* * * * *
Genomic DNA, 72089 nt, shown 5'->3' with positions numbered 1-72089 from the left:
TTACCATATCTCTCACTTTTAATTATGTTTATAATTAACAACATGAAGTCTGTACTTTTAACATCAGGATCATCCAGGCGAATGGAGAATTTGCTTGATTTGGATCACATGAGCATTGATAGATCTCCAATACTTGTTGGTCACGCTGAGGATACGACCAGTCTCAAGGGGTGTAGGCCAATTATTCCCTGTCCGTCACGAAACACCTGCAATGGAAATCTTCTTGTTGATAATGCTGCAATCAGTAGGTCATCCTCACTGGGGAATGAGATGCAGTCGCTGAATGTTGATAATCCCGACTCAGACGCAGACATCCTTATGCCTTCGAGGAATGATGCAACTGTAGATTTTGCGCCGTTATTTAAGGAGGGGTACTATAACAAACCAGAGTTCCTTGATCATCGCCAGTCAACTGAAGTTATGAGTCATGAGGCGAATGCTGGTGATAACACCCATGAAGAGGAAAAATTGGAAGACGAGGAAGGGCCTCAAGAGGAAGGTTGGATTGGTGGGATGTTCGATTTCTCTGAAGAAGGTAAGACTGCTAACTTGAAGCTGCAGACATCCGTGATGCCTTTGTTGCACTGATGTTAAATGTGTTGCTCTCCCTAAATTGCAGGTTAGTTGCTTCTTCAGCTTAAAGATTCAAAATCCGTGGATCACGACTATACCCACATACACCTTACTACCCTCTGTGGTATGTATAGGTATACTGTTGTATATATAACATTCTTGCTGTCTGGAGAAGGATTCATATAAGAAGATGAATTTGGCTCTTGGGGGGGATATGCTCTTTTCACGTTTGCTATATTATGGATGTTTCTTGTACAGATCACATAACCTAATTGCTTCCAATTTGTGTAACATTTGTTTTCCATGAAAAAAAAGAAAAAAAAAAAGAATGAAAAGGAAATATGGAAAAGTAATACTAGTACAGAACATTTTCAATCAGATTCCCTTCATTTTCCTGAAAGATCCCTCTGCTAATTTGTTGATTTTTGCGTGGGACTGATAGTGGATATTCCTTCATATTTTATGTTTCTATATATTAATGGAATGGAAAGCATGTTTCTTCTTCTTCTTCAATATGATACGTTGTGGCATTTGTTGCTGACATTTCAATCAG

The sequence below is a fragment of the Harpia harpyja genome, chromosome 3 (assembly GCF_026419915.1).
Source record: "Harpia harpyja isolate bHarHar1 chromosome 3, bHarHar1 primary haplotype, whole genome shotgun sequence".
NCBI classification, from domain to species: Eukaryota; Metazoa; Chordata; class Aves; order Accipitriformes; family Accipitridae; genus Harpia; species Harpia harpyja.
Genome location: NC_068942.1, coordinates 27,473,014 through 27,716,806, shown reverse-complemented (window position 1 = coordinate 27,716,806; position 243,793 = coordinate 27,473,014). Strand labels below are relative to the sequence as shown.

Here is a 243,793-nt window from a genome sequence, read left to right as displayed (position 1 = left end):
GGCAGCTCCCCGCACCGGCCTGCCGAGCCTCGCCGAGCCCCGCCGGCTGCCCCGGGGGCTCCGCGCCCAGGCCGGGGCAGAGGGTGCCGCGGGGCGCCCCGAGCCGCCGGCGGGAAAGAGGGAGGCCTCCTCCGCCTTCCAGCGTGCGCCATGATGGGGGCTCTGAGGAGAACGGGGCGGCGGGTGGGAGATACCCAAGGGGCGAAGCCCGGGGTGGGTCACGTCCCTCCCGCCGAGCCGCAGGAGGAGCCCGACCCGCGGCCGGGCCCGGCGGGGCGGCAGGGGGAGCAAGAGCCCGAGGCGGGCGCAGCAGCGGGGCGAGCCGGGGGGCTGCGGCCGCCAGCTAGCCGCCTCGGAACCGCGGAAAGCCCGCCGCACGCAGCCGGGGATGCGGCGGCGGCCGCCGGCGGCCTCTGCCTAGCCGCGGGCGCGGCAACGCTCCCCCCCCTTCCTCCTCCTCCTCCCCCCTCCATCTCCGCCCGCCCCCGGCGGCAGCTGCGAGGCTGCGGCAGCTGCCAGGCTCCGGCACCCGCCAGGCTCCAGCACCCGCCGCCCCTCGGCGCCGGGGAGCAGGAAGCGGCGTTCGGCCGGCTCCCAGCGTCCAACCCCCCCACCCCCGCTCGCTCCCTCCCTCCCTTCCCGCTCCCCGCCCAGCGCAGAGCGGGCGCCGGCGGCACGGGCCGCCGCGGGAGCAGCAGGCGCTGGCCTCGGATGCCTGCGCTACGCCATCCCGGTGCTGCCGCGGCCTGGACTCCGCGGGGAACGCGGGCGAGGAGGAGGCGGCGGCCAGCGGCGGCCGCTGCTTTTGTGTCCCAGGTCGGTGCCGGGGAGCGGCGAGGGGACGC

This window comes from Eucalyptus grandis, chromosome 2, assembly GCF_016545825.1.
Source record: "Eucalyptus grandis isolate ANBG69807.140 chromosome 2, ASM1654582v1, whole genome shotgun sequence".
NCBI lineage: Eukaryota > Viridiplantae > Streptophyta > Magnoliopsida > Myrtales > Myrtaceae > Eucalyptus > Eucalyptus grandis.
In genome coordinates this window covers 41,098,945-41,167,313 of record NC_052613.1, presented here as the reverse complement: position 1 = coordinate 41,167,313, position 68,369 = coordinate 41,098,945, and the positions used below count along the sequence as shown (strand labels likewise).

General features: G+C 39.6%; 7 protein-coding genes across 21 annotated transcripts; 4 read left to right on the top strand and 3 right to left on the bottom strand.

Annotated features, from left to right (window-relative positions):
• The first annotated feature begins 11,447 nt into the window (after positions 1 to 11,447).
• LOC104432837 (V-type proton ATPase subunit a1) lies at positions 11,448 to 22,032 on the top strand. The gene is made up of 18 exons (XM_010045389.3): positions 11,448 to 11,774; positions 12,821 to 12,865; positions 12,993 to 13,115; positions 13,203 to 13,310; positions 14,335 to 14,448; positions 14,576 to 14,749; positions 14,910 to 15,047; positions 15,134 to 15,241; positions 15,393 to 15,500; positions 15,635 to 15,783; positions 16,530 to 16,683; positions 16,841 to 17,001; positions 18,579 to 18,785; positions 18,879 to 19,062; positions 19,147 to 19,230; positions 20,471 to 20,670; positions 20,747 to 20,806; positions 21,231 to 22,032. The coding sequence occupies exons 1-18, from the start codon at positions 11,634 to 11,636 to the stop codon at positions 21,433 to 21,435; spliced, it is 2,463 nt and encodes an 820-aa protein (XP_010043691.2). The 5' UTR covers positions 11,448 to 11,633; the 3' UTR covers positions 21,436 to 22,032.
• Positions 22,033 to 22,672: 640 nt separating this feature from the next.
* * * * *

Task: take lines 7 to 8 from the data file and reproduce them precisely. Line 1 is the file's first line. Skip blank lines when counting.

Here is a 243,793-nt window from a genome sequence, read left to right as displayed (position 1 = left end):
GGCAGCTCCCCGCACCGGCCTGCCGAGCCTCGCCGAGCCCCGCCGGCTGCCCCGGGGGCTCCGCGCCCAGGCCGGGGCAGAGGGTGCCGCGGGGCGCCCCGAGCCGCCGGCGGGAAAGAGGGAGGCCTCCTCCGCCTTCCAGCGTGCGCCATGATGGGGGCTCTGAGGAGAACGGGGCGGCGGGTGGGAGATACCCAAGGGGCGAAGCCCGGGGTGGGTCACGTCCCTCCCGCCGAGCCGCAGGAGGAGCCCGACCCGCGGCCGGGCCCGGCGGGGCGGCAGGGGGAGCAAGAGCCCGAGGCGGGCGCAGCAGCGGGGCGAGCCGGGGGGCTGCGGCCGCCAGCTAGCCGCCTCGGAACCGCGGAAAGCCCGCCGCACGCAGCCGGGGATGCGGCGGCGGCCGCCGGCGGCCTCTGCCTAGCCGCGGGCGCGGCAACGCTCCCCCCCCTTCCTCCTCCTCCTCCCCCCTCCATCTCCGCCCGCCCCCGGCGGCAGCTGCGAGGCTGCGGCAGCTGCCAGGCTCCGGCACCCGCCAGGCTCCAGCACCCGCCGCCCCTCGGCGCCGGGGAGCAGGAAGCGGCGTTCGGCCGGCTCCCAGCGTCCAACCCCCCCACCCCCGCTCGCTCCCTCCCTCCCTTCCCGCTCCCCGCCCAGCGCAGAGCGGGCGCCGGCGGCACGGGCCGCCGCGGGAGCAGCAGGCGCTGGCCTCGGATGCCTGCGCTACGCCATCCCGGTGCTGCCGCGGCCTGGACTCCGCGGGGAACGCGGGCGAGGAGGAGGCGGCGGCCAGCGGCGGCCGCTGCTTTTGTGTCCCAGGTCGGTGCCGGGGAGCGGCGAGGGGACGC